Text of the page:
Election deal could save Ulster peace

Call for Dublin to back UK plan
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The Independent Online
The British government moved last night to try to break the deadlock on Ulster peace talks when a Cabinet committee chaired by John Major approved a compromise system of elections to a new peace forum in late May. The Government will today seek Dublin's support for the new formula to secure peace talks by 10 June.

Although details were being kept secret last night pending discussions between the two governments today, the proposals are thought to include a "hybrid" electoral system designed to maximise the support from the Northern Ireland parties. This is expected to be coupled with a toughening of the demands on Sinn Fein to discuss decommissioning when the all-party negotiations begin in June.

The Government is hoping to finalise the proposals at full meeting of the Cabinet tomorrow, and they would then be published with a Commons statement later in the afternoon.

The main option discussed last night is for representatives to be elected from each of the 18 parliamentary constituencies by the proportional system of a single transferable vote, topped up with a list of party nominees elected on a province-wide basis. This could produce a 110-member forum from which a much smaller number of negotiators would be selected.

The new package will be discussed by John Major and John Bruton on the telephone today - and by Sir Patrick Mayhew, the Northern Ireland Secretary, and Dick Spring, the Irish Foreign Minister at a meeting in Belfast.

The promise of all-party talks is the only hope for rescuing the peace plan and persuading the IRA to resume its ceasefire. Last night a Cabinet committee met for more than two hours in an effort to resolve deep differences between the parties over how to elect their representatives for the talks.

The Government was having to steer a delicate path to avoid alienating the Ulster Unionists, whose nine votes in the Commons could play a crucial role in deciding Mr Major's survival. At the same time, an electoral system unacceptable to Dublin and the Northern Ireland nationalist community had threatened to jeopardise the two governments' chances of beginning the talks before the promised deadline.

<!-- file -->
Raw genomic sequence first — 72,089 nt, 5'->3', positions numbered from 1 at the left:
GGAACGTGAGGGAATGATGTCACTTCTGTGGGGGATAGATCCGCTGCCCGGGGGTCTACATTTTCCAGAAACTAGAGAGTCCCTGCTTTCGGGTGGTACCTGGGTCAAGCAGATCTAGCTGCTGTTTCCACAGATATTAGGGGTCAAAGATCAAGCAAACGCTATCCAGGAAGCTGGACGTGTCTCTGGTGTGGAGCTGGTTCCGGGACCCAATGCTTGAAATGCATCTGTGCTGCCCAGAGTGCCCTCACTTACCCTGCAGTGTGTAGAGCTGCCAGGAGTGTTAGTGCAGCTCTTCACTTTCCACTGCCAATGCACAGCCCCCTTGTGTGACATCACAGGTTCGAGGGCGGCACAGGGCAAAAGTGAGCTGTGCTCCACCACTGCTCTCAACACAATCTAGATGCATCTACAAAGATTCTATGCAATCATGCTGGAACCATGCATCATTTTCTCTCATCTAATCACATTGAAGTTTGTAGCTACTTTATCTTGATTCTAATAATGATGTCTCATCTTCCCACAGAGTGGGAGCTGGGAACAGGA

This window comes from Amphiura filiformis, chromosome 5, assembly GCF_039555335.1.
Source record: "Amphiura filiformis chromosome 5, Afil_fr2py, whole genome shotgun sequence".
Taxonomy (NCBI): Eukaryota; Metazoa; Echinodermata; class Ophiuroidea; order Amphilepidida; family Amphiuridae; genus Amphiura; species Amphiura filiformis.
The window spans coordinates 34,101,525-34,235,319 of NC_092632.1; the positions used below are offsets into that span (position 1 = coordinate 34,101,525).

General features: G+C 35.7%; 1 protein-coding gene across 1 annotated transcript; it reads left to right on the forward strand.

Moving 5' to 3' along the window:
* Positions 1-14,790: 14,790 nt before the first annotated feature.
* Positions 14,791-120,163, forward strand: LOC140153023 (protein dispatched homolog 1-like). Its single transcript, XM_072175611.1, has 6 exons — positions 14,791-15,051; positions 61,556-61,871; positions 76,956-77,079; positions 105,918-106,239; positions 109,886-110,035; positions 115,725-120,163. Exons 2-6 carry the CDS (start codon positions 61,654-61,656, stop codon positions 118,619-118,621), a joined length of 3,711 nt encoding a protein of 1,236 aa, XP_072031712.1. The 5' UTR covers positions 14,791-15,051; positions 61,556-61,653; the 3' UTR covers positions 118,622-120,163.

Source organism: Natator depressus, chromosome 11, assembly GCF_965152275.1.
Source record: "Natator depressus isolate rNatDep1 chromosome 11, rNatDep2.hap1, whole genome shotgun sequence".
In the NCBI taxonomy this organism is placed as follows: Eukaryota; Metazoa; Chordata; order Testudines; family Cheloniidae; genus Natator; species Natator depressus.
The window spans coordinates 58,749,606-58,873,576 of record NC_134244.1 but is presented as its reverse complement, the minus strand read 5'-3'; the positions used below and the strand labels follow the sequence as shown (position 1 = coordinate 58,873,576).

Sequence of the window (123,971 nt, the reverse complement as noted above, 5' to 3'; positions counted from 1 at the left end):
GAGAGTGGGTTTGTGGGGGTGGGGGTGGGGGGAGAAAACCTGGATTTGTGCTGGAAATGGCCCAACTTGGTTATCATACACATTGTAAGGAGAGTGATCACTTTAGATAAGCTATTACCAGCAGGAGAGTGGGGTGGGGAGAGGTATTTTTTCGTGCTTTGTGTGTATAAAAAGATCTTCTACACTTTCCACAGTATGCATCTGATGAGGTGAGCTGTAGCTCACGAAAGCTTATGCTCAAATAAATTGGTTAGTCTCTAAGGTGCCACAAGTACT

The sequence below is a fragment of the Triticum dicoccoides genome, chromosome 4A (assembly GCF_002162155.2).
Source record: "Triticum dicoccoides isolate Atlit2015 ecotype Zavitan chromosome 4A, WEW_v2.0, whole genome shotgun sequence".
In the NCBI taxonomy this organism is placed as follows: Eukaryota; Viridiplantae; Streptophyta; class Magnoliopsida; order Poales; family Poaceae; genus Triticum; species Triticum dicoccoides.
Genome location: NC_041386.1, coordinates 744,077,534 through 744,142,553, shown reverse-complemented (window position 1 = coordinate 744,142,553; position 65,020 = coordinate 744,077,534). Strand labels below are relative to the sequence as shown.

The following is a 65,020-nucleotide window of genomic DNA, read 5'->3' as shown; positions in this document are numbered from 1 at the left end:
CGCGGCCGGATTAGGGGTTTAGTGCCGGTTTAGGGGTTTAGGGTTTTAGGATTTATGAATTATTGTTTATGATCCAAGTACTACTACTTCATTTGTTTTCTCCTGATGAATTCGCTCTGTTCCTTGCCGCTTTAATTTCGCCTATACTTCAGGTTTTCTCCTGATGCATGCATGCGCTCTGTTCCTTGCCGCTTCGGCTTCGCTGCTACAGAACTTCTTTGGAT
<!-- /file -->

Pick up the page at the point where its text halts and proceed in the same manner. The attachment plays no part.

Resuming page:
Mr Major has come under strong pressure from the Ulster Unionists - and some Tory backbenchers - to use the existing 18 parliamentary constituencies in Ulster with five members in each being elected to the forum.

By contrast, both the nationalist Social Democratic and Labour Party and Ian Paisley's Democratic Unionists have been pressing for a single constituency system from which the 90 successful candidates would be chosen from one Province-wide ballot paper.

Dublin has been urging the Government to back the single constituency system to win the confidence of the nationalist community.

But both Mr Bruton and Mr Spring have floated the possibility of a "hybrid" system, combining the electoral list favoured by the nationalists and the Unionists' demands for the elections on 18 constituencies. David Trimble, the Ulster Unionist's leader, had earlier warned that such a compromise would not work.

He said the list system would be open to legal challenge, forcing the Government to delay the elections until late in the year. But a firm restatement of the need for Sinn Fein to get into serious talks about decommissioning of arms at the outset of the negotiations, could, ministers hope, help to allay some Unionist hostility.

The Government's chances of securing Unionist support for a compromise had been undermined by a separate but related row over the publication of an Anglo-Irish consultation document outlining the framework for the all-party talks. Mr Trimble told Sir Patrick at an acrimonious meeting yesterday that he believed the document was issued to "appease" the nationalists.

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